A few facts about MICKEY AVALON: He’s been a drug addict. He Lived on the streets. He may have prostituted himself. Now he raps, hangs out with Simon Rex and calls himself “the kosher salami.” It may seem like self-mythology, but as far as anyone can tell, Avalon’s lyrics about bisexual street hustling are autobiographical. And they’re pretty funny, too. But not because the dude is white and tattooed and stringy-haired and looks nothing like any rapper whose ever dared pick up a mic. If you laugh at him, it’s intentional. Otherwise, the dude has skills. Well, for a skinny tattooed stringy-haired white dude, at least. And hey, he got Wayne Kramer of the MC5 to drop some guitar on his album. That counts for something. Label it ironic hipster camp if you must — chances are you’re just a hater. And if you hate enough not to spend New Year’s Eve at Avalon’s Roxy performance, then you’re just plain stupid. It’s gonna be the party of the year, biotch.
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QUETZAL Since 1994, Los Angeles-based ensemble Quetzal has been carrying the torch of boundless Chicano-American fusion. Taking the traditional — son jarocho, cumbia, other variations of Latin American folk — and grafting it to the modern — rock, R&B, soul, jazz — the group is following in the great lineage of fellow L.A. mavericks Los Lobos, but leaping a step even further. The band is named after its talented founder Quetzal Flores, but its heart is singer Martha Gonzales, whose voice translates all the joy and pain of the working class citizens they represent. But Quetzal isn’t just about potent political and social messages: Above all, they’re about the groove, and few groups in the SoCal scene can bring it as deep and undeniably funky. Quetzal performs at the Echo on Dec. 23.
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THE BLOOD ARM Rumor (and the band’s bio) has it that Blood Arm singer Nathaniel Fregoso discovered his voice as a child after climbing the flagpole outside his elementary school and yelling, “Do I have your attention now?” The bio also says he is a triplet and that his mother took to wearing hoop skirts made of chicken wire to keep him from climbing up her body for feeding as an infant, so take that with a grain of salt. But that story, true or not, does give an idea of where these L.A. undergrounders are coming from. Twenty years after the alleged flagpole incident, Fregoso met guitarist Zebastian Carlisle, and the two decided to combine their talents. Inspired by the likes of Love, Van Morrison and the Rolling Stones, the Blood Arm leapt into the Los Angeles club circuit and immediately caught the attention of area tastemakers. The band has since toured with Franz Ferdinand and the Killers, earned kudos from Entertainment Weekly and nailed a radio hit in the UK with 2005’s “Do I Have Your Attention?” — no doubt a reference to the phrase that started it all. Supposedly. With their new album Lie Lover Lie making waves locally and abroad, it won’t be long before they climb out of the SoCal scene for good, so catch ’em while you can, at the Echo on Dec. 15.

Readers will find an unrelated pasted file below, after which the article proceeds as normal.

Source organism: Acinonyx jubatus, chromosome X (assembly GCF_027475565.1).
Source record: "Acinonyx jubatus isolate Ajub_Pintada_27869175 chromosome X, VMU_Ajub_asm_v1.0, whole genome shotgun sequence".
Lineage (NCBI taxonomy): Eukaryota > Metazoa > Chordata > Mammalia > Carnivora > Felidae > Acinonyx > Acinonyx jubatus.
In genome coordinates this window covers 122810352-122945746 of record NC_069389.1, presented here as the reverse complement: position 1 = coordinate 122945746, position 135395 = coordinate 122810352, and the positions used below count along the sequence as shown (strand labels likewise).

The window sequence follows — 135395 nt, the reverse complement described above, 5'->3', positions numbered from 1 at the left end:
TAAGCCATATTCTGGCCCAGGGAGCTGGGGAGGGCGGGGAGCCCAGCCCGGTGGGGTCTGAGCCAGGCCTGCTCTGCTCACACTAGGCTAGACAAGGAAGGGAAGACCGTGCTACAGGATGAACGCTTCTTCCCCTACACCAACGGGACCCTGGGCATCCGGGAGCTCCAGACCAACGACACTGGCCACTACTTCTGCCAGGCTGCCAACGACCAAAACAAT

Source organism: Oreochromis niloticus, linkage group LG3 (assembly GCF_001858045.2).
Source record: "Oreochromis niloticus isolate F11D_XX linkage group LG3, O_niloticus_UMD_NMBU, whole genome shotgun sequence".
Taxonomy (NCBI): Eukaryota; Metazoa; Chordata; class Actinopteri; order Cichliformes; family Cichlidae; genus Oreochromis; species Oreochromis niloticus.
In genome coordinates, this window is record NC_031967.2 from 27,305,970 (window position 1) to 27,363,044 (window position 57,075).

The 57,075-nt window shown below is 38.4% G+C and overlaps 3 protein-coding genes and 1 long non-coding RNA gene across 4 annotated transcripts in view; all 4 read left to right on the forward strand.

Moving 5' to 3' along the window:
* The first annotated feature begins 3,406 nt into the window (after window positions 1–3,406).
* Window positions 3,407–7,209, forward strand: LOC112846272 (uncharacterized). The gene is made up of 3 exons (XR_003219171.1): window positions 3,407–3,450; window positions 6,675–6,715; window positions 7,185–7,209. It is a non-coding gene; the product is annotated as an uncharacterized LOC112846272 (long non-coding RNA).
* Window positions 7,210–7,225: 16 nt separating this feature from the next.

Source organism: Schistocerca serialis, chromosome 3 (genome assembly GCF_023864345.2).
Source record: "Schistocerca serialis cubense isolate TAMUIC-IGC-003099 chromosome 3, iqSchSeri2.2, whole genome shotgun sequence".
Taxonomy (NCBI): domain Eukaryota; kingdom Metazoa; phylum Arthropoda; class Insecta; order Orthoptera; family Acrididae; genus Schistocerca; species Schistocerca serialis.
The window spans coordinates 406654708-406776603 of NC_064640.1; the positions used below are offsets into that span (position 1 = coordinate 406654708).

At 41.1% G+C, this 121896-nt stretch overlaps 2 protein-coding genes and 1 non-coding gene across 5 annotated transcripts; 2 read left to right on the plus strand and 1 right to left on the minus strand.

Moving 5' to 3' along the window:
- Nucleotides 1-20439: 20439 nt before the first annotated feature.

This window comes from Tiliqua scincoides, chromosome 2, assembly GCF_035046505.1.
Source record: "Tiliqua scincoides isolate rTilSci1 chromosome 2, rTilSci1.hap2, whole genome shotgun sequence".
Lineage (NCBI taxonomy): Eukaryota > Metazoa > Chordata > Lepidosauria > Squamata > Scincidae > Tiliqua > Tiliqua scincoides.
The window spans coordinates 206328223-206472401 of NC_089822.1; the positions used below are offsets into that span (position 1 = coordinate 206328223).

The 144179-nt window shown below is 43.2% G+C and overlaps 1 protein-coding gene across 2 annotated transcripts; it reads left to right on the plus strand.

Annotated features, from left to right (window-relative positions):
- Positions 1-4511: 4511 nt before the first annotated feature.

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PEACHES Everyone’s favorite electroclash nymphomaniac is back! Peaches, the alter-ego of Canadian elementary school teacher Merrill Nisker, spouts heavily sexed-up, gender-bending pseudo-raps over equally nasty beats. Over the course of three thumping albums — The Teaches of Peaches, Fatherfucker and this year’s Impeach My Bush — the woman has turned nastiness into an artform while altering the discussion of sexual politics in the underground music world. She’s commandeered Joan Jett’s “Bad Reputation,” had a back-and-forth with Iggy Pop and reclaimed frank talk about bedroom boogieing from R&B lovermen and crass metalhead cheeseballs — proving, if nothing else, that women can be just as crass (and funky) as dudes. Peaches sleazes up the Avalon in Hollywood on Dec. 13.